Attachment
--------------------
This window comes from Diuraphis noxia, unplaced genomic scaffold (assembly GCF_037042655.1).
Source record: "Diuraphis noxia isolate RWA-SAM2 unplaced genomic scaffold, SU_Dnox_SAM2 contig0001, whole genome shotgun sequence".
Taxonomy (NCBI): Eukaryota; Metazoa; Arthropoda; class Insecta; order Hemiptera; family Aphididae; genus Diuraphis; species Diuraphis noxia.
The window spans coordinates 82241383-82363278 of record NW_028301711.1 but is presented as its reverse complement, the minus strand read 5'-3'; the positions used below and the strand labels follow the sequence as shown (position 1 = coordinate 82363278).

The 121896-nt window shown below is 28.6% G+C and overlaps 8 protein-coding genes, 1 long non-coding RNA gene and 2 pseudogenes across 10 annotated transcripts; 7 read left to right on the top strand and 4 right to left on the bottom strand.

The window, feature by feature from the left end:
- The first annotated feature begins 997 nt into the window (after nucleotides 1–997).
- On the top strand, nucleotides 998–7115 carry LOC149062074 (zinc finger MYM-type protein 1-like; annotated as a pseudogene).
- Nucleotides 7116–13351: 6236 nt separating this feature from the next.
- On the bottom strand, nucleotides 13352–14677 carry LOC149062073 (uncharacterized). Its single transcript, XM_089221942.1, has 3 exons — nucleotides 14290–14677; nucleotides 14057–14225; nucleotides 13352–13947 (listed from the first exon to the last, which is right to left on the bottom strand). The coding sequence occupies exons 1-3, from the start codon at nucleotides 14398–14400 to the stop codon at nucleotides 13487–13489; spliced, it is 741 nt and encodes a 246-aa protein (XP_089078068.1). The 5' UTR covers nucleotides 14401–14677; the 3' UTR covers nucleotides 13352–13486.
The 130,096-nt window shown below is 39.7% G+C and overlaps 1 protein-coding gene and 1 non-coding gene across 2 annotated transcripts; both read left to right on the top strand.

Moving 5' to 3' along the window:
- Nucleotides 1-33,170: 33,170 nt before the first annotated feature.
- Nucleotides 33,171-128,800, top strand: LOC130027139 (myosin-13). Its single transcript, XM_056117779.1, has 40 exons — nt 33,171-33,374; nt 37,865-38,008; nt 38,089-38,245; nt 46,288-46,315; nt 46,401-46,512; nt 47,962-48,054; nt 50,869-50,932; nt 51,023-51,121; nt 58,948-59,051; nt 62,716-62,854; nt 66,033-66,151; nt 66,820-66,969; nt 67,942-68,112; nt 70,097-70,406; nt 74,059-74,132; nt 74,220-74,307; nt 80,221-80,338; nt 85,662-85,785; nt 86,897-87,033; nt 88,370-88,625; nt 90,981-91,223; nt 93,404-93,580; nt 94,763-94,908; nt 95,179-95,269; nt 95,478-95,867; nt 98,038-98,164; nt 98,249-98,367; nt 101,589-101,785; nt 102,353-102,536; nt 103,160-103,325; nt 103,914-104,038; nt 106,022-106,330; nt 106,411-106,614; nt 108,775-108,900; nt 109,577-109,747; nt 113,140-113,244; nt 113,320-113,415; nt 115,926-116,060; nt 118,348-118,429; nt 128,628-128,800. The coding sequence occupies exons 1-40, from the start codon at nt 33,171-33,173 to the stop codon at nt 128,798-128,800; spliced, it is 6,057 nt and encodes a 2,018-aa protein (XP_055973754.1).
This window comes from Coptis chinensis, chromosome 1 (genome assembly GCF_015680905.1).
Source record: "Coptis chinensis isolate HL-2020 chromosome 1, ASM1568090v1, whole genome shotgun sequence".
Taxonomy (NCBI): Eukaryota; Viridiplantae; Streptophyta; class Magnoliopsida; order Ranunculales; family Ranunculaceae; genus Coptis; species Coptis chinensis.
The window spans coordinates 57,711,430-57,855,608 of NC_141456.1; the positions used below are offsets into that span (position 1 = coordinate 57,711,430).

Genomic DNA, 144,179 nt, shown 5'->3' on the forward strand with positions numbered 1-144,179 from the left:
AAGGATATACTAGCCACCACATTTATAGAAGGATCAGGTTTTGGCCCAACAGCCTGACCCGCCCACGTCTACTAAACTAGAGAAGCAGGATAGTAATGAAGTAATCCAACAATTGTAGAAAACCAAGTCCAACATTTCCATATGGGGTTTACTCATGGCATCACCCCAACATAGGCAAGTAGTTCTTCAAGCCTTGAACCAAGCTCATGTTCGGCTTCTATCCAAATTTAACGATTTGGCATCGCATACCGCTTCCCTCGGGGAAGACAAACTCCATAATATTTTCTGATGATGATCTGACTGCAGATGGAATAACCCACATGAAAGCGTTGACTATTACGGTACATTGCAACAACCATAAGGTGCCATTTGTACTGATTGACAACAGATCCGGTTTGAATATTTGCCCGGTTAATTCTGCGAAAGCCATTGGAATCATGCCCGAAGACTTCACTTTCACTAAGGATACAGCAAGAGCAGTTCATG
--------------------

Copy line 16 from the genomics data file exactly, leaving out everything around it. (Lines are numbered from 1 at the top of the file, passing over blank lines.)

Source record: "Coptis chinensis isolate HL-2020 chromosome 1, ASM1568090v1, whole genome shotgun sequence".